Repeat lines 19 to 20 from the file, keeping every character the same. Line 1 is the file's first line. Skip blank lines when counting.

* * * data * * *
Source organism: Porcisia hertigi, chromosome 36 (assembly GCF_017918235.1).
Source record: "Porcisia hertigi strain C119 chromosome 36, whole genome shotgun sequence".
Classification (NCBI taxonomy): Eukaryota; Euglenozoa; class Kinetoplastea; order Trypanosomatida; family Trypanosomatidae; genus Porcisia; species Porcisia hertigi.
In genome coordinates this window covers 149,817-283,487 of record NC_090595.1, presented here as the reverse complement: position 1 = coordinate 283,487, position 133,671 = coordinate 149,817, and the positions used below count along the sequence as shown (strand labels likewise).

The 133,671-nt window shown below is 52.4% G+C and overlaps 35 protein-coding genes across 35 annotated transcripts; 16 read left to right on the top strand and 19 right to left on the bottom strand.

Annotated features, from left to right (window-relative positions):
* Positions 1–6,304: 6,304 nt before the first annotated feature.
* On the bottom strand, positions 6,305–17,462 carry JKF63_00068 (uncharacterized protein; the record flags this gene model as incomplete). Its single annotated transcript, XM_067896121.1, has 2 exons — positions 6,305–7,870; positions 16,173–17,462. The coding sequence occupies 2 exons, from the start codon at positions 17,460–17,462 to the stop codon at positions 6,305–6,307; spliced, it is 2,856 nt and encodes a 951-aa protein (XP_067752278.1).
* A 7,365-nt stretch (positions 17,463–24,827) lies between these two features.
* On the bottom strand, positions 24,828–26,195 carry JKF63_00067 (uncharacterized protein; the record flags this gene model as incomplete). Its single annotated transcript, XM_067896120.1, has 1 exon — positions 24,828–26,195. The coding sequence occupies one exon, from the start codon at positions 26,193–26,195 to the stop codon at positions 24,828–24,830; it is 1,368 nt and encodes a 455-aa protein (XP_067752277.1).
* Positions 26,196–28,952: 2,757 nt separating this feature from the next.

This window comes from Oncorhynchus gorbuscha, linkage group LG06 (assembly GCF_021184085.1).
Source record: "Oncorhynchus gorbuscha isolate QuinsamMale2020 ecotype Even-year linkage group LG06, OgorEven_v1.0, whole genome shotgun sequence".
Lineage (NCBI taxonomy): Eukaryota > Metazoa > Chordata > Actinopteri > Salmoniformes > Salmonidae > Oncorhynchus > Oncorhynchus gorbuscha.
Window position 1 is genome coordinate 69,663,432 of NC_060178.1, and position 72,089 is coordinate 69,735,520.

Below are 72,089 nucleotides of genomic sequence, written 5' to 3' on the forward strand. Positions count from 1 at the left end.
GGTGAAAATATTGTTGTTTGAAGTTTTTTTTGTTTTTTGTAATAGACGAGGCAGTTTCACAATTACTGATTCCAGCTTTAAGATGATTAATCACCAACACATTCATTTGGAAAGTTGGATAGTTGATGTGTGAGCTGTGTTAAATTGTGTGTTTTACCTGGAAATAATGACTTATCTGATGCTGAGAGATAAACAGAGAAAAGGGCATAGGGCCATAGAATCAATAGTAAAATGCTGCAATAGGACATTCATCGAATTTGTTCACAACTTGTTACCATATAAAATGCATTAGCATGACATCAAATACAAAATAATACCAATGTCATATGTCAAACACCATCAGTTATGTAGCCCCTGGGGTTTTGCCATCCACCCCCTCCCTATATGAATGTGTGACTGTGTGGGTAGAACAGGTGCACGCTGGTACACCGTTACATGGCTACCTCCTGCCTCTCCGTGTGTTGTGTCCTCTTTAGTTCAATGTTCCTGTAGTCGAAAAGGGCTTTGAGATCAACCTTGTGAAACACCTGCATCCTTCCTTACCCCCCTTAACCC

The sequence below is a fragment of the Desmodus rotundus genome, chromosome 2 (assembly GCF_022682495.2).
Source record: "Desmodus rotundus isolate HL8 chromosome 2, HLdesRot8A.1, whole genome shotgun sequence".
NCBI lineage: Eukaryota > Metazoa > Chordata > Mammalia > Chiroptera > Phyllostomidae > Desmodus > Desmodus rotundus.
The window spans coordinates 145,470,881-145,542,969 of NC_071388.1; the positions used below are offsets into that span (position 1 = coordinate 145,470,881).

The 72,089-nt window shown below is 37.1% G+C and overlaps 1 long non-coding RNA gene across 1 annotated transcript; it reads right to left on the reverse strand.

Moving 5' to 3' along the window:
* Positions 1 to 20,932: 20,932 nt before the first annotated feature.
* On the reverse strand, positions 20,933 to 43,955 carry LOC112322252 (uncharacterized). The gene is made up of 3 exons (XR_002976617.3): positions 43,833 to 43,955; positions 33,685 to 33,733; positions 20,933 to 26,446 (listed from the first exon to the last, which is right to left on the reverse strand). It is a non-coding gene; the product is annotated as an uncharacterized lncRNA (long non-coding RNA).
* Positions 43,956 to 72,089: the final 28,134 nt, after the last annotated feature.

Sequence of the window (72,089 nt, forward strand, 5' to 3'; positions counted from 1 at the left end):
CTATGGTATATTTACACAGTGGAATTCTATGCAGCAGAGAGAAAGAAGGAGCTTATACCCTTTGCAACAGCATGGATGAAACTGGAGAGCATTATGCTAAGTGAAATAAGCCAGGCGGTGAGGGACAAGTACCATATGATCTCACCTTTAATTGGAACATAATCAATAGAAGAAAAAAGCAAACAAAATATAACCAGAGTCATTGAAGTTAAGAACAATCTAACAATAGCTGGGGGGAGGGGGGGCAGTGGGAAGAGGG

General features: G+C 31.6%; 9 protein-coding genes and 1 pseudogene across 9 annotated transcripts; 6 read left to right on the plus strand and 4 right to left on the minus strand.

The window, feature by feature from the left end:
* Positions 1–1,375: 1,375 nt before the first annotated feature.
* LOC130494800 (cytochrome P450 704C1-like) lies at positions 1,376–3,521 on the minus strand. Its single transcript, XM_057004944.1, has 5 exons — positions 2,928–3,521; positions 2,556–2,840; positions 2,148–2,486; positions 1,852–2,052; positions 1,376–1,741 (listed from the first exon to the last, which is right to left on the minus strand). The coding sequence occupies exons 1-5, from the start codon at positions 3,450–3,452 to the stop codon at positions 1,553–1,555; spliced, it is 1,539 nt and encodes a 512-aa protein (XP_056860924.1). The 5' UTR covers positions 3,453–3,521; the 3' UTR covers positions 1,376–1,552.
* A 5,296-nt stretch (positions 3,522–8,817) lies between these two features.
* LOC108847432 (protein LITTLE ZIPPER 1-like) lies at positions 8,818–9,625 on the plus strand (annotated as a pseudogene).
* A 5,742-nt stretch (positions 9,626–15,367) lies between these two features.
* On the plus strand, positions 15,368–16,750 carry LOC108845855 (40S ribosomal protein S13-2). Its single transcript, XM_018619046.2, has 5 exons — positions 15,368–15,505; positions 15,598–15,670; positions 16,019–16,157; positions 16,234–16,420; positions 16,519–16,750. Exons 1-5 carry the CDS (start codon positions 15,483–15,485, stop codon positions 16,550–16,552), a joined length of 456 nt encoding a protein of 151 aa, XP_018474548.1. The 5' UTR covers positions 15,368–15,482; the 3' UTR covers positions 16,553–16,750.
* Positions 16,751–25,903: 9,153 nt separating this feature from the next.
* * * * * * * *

Source record: "Desmodus rotundus isolate HL8 chromosome 2, HLdesRot8A.1, whole genome shotgun sequence".
NCBI lineage: Eukaryota > Metazoa > Chordata > Mammalia > Chiroptera > Phyllostomidae > Desmodus > Desmodus rotundus.